The Office of Federal Housing Enterprise Oversight’s report goes on to say that Fannie Mae employees deliberately and intentionally manipulated financial reports to hit earnings targets in order to trigger bonuses for senior executives. In the case of Franklin Raines, Fannie Mae’s former chief executive officer, OFHEO’s report shows that over half of Mr. Raines’ compensation for the 6 years through 2003 was directly tied to meeting earnings targets. The report of financial misconduct at Fannie Mae echoes the deeply troubling $5 billion profit restatement at Freddie Mac.

    The OFHEO report also states that Fannie Mae used its political power to lobby Congress in an effort to interfere with the regulator’s examination of the company’s accounting problems. This report comes some weeks after Freddie Mac paid a record $3.8 million fine in a settlement with the Federal Election Commission and restated lobbying disclosure reports from 2004 to 2005. These are entities that have demonstrated over and over again that they are deeply in need of reform.

    For years I have been concerned about the regulatory structure that governs Fannie Mae and Freddie Mac–known as Government-sponsored entities or GSEs–and the sheer magnitude of these companies and the role they play in the housing market. OFHEO’s report this week does nothing to ease these concerns. In fact, the report does quite the contrary. OFHEO’s report solidifies my view that the GSEs need to be reformed without delay.

    I join as a cosponsor of the Federal Housing Enterprise Regulatory Reform Act of 2005, S. 190, to underscore my support for quick passage of GSE regulatory reform legislation. If Congress does not act, American taxpayers will continue to be exposed to the enormous risk that Fannie Mae and Freddie Mac pose to the housing market, the overall financial system, and the economy as a whole.

    I urge my colleagues to support swift action on this GSE reform legislation.

    ------------------------------------------------------------------------------------------

    This was vigorously opposed by Obama and Dodd. Unfortunately, the Republicans did not fight enough, and it died in committee.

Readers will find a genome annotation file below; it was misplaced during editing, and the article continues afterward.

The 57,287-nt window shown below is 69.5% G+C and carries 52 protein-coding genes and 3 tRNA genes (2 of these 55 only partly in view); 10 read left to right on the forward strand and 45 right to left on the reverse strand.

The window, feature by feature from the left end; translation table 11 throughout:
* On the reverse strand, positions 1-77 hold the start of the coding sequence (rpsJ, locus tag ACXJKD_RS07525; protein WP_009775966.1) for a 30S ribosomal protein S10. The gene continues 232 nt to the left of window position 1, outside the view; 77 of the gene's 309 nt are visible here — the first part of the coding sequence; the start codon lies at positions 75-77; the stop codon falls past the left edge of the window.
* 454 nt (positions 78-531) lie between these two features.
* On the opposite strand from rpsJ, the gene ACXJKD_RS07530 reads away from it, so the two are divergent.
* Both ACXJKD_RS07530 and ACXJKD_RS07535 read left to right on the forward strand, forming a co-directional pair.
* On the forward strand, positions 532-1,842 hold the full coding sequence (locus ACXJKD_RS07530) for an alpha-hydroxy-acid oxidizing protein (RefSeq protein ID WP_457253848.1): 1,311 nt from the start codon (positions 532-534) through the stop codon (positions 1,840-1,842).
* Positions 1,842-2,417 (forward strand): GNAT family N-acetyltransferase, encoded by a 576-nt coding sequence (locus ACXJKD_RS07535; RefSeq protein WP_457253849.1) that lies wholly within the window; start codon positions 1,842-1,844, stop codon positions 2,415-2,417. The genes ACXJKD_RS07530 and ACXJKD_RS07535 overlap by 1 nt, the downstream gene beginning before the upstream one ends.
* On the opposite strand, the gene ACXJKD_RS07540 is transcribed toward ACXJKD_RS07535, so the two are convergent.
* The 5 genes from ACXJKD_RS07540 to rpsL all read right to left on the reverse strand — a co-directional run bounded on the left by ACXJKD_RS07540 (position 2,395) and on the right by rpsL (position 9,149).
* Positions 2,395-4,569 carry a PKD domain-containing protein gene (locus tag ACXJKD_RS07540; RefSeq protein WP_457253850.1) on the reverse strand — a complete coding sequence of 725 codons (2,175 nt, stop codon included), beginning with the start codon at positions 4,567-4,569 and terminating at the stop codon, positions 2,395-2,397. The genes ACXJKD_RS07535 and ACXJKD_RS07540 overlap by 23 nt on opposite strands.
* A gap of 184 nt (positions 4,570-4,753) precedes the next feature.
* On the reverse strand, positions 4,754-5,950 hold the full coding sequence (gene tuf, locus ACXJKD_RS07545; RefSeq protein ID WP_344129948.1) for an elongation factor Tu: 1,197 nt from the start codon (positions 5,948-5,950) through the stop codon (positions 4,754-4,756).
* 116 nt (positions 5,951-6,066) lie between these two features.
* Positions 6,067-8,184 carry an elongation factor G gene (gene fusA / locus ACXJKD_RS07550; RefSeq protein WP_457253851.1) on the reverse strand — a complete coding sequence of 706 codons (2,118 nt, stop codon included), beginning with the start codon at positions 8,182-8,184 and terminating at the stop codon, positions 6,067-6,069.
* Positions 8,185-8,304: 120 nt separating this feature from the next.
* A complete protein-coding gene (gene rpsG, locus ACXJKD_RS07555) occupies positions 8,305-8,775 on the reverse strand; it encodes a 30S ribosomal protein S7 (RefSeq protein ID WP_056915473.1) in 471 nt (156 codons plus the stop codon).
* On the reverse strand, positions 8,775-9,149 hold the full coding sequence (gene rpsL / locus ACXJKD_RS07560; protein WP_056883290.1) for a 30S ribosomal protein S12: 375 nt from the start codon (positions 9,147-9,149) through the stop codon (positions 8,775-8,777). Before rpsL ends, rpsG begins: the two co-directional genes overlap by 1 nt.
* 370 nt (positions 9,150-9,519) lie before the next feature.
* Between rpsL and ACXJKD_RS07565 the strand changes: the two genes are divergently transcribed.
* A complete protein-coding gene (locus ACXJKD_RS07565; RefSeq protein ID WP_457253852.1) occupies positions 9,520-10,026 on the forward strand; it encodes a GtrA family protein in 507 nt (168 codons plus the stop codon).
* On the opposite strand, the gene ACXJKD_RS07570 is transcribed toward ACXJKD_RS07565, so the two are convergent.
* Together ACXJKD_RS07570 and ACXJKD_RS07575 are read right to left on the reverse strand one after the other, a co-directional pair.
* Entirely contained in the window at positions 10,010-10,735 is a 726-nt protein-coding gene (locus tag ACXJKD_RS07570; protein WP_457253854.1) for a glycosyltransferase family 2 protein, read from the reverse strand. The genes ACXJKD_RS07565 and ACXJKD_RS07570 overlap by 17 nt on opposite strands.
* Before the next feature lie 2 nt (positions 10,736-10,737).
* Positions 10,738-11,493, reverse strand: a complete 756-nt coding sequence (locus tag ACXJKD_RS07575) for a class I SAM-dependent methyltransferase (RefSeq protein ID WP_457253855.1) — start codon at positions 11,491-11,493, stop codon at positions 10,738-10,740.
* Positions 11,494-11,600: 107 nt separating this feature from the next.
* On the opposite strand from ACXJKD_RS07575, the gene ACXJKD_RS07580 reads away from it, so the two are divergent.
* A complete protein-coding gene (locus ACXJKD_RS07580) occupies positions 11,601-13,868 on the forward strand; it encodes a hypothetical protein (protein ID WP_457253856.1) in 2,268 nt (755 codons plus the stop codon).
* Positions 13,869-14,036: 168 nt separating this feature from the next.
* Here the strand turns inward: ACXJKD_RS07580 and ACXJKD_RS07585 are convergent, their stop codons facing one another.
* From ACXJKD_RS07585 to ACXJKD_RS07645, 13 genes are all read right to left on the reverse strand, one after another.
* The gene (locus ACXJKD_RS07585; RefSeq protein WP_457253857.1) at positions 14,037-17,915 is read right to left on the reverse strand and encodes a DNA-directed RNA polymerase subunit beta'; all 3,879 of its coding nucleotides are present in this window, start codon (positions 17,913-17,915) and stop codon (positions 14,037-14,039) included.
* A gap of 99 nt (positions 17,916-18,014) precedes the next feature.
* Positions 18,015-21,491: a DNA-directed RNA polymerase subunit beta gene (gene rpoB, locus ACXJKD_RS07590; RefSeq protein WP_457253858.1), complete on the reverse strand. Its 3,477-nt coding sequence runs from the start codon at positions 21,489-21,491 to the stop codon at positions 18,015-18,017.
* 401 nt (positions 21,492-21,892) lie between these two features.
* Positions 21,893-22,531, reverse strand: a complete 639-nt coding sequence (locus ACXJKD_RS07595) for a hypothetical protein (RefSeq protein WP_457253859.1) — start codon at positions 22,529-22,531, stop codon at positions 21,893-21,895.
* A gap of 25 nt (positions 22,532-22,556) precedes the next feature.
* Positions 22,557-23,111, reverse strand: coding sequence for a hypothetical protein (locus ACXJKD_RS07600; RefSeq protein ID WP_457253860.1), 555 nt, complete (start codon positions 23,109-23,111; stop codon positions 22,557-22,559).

Barney Frank was also a supporter of Freddie and Fannie, and was a big champion of "justice" to motivate low income earners to get into houses they ultimately could not afford.

    Franklin Raines, noted above, was a friend of Obama and served on Obama's committee to choose a VP.

    Fast Forward to 2010 - The Democratic financial reform law still does not address Fannie and Freddie.
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    Aug 10, 2010 12:59 AM GMT
    In the wikipedia article it does mention more liberal gov't policy as part of the cause, but I really had to dig to find that particular paragraph. Probably more important was the amount of easy credit from large foreign investments and low interest rates which allowed the subprime loans to happen.
    http://en.wikipedia.org/wiki/Subprime_mortgage_crisis

    Deregulation (typically favored by Republicans) is also to blame, esp. the repeal of the Glass-Steagall act which separated commercial and investment banks.

    Personally, I've never understood why people would buy something they would never have been able to pay off. China apparently requires 20% downpayment for a house. It's unheard of in other countries with stronger saving characteristics. (For example, I can pay for a car in full if I wanted to)
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    Aug 10, 2010 1:03 AM GMT
    lol, I'll step into this..was it a Republican gov't in control in those 8 years and with a majority, too? If so, how is it those 8 years weren't enough for the gov't to fix things before the disaster as opposed to the current gov't which was to somehow have everything fixed up in the first year?


    curious -Doug

    PS someone deregulated your banking industry, I think.
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    Aug 10, 2010 1:08 AM GMT
    meninlove said lol, I'll step into this..was it a Republican gov't in control in those 8 years and with a majority, too? If so, how is it those 8 years weren't enough for the gov't to fix things before the disaster as opposed to the current gov't which was to somehow have everything fixed up in the first year?


    curious -Doug

    PS someone deregulated your banking industry, I think.

    lol I will respond lol - The Republicans were also negligent in allowing Wall Street practices that enabled the mortgage situation to snowball. While obviously not an excuse, they were focused on terrorism and the war, and they did not give this sufficient focus. The point I made in other threads was there was blame to go around, and the current posture of Obama trying to blame Republicans for everything is dishonest. Obama was also one of the biggest recipients of Fannie contributions.
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    Aug 10, 2010 1:12 AM GMT
    It is often difficult to recognise economic crises occurring until it is too late. The government was trying very hard to ignore the bubble once it became clear that there was a problem-around 2004 or so. This was the time of the election. The government did not want to alienate the lower income groups/minorities whom these low interest rates, and poor lending standards were geared towards. Mock spoke of them. 2003-2006 included one of the biggest booms in US economy. The GDP was skyrocketing.